Posts Tagged physics

Counterfactual

In Anathem, two of the characters have a discussion about how a person can “make” facts from their observations of the universe. In the course of their discussion, one makes the point that whenever we see the world and begin predicting behavior, we are in essence creating a series of counterfactual universes and discarding them as they don’t “fit the facts”.

This reminded me of my favorite method of proof – proof by contradiction. For some reason, I sometimes found thinking about alternate math systems more interesting than solving regular problems. Proof by contradiction let me do both: I could set up the alternate system in which the rules were different somehow, and then discover the flaws with respect to the “real world” and generate the proof.

Do we set up counterfactual universes in our heads? And if we do, could we apply a more rigorous method of proof to discarding them “by contradiction” than pattern matching?

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Anathem

I finished Neal Stephenson’s Anathem last night.  It was a pretty incredible book – I enjoyed it, and it covered tons of physics AND philosophy AND it was well-written and well-composited.  I would definitely recommend it to any fan of speculative fiction, or of thinking about things.  That being said, there were some oddities about the book that I wanted to write down.

One thing I found quite strange about the book was the enormous vocabulary he introduces to immerse you.  In a sense, this subtly different language is part of his theme and message, so I don’t want to spoil it, but it made the first 100 pages or so pretty sloggy.  Once I was into it, though, I really appreciated the little differences between “our” language and the language of the book.  It’s interesting, thinking about it now with the book behind me: by introducing a completely separate but intrinsically linked language that the characters use and think with, I achieved a more complete projection into their (especially the first-person narrator’s) position(s)… and so when the plot took various turns, I was much more invested.  Very clever, Stephenson… very clever.

Another thing that was odd about Anathem was the handling of science and religion simultaneously.  Most works of speculative fiction just fiat past this hurdle (“here are the G/god(s)”, or totally sidestep it and ignore it), but Anathem was up front about right away showing the in-world dichotomy amongst the learned who believed in some higher ideals, and the ones who believed in what they could see and measure.  I guess I’m a bit biased here, since his take on it is so in line with my though patterns (being/trained as a scientist), but I really liked this more concrete (if fictional) analysis of what it means to have faith – whether your faith is in a higher being, a higher plane of existence, or something else equivalent (like the Hylaean Theoric World of the book, where ideal triangles live).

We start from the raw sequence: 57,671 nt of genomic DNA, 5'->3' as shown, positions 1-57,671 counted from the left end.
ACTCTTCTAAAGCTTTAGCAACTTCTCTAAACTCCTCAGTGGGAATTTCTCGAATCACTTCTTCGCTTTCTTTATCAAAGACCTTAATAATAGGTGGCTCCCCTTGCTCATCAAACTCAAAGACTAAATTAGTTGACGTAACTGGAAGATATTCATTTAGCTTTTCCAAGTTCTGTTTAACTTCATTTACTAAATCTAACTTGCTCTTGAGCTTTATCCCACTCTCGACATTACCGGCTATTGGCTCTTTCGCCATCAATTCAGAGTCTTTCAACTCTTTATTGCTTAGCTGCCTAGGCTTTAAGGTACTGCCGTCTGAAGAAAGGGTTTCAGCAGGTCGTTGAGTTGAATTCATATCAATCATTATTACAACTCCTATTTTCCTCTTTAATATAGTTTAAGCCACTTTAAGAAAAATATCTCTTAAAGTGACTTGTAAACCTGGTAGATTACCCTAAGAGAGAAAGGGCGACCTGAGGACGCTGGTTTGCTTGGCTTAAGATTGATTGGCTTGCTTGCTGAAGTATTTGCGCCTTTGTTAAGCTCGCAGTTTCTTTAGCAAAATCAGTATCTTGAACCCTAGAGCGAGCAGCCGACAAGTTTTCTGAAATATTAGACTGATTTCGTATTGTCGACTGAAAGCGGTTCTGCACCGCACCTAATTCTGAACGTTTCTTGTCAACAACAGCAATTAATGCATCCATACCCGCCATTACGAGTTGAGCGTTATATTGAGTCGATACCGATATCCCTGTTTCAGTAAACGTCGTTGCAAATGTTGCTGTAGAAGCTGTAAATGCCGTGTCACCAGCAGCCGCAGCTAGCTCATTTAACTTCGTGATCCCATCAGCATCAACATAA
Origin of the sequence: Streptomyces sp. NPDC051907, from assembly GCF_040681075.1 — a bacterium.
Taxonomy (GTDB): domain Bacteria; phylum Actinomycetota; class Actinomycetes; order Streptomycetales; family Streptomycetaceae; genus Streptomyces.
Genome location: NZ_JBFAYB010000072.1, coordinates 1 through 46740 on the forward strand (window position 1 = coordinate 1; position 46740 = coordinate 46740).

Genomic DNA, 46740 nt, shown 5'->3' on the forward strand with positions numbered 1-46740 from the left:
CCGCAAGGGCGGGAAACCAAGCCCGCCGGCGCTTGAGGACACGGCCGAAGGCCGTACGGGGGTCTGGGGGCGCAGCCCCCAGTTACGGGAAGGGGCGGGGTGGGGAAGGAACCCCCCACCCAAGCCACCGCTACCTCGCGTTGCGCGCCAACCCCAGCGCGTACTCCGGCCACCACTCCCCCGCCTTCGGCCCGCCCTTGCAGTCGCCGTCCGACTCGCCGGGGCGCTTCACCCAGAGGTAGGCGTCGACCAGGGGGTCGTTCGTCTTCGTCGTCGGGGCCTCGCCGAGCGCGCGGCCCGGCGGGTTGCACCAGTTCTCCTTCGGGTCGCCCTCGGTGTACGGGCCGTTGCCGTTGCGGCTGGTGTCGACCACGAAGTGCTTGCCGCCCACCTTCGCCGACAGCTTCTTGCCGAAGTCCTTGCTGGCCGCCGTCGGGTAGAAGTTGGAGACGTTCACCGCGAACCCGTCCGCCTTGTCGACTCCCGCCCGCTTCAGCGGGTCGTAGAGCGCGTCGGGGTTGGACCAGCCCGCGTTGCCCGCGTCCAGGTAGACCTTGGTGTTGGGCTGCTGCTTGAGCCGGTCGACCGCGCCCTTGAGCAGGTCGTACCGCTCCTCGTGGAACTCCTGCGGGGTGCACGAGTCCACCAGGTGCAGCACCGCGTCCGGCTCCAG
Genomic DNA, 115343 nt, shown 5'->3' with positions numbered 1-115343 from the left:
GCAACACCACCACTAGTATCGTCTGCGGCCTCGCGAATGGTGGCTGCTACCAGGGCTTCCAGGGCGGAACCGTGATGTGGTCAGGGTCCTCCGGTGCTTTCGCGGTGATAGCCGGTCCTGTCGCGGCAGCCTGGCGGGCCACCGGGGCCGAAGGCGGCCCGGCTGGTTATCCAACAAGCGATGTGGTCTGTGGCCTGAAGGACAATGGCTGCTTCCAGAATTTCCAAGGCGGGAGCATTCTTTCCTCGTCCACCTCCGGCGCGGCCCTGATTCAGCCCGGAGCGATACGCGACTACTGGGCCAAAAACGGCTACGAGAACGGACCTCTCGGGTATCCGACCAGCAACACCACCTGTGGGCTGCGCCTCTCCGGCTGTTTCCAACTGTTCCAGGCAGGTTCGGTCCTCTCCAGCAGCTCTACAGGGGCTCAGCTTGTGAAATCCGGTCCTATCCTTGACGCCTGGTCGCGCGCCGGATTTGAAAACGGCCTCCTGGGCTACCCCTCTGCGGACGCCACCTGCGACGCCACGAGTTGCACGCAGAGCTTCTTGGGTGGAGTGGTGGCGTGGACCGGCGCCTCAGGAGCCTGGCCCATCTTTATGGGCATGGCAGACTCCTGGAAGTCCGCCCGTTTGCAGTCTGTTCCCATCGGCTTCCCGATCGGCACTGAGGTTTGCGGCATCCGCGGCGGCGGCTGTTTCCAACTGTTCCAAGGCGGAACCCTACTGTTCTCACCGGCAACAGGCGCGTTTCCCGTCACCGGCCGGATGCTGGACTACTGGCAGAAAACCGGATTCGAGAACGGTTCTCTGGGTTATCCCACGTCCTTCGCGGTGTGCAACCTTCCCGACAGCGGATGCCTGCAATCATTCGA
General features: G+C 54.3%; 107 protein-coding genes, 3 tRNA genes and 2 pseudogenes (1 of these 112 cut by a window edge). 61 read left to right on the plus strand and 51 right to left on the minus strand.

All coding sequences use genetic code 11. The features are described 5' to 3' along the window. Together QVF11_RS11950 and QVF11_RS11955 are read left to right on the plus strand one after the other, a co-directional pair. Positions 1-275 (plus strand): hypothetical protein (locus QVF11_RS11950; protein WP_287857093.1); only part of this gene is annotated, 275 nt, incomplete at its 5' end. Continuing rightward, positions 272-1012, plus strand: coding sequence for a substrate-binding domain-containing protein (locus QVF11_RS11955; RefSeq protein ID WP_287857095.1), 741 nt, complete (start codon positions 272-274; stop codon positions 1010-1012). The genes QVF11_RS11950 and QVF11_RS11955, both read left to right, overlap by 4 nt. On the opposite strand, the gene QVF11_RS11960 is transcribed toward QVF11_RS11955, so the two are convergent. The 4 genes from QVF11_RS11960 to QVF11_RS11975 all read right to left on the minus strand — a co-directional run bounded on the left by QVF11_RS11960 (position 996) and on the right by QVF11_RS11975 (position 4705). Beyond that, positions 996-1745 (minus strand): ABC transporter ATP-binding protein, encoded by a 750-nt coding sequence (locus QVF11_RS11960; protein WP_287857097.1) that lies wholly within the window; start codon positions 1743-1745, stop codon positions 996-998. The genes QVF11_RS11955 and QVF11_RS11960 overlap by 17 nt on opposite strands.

Overall, I give the book a solid A.  The only reason it’s not an A+ is because the plot leaves a ton of interesting stuff uncovered, so I wanted more books to explore it.  I guess part of the book’s themes is understanding the point at which to cut loose from scholarly investigation, though, so I won’t fault it too badly.

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Wireless

I really enjoy thinking about the class of technology we might call “superscience.” That includes stuff like teleportation and time travel – but it also includes some more realizeable things like broadcast power. In essence, broadcast power was imagined by Tesla and involves a power station generating a zone of power within which anyone (or maybe those with the correct technology) could tap into and utilize wirelessly. So, you could also think about it as wireless power.

I hate wires of all kinds. Being bound to a particular location to use a technology is super frustrating. The advent of laptops and wireless (even cellular) Internet have been huge steps forward, but we’re still missing two key components: holographic projection (to remove the need for visual-display cables) and broadcast power.

I heard a while ago that progress had been made in this area (I’ll see if I can find a link) that was basically a directed ramp-down field – the receiver resonated in such a way that it could pick up power from the transmitter’s field. What sort of crazy applications could this technology have? I’m imagining transport powered by such broadcasts, maybe rapid city infrastructure due to increased accessibility to power? Something else amazing that I can’t fathom?

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Quantum Suicide

A thought experiment (borrowed from wikipedia, as discussed by Todd and myself down in San Diego):

Take a modified Schroedinger’s Cat Box, which has in it a weapon set to trigger if a particular quantum particle is spin-down upon measurement (assume that the particle is equally likely to be spin-up or spin-down) – and place yourself inside.  Every ten seconds, another particle is measured; if it comes out spin-down, the weapon fires and you die.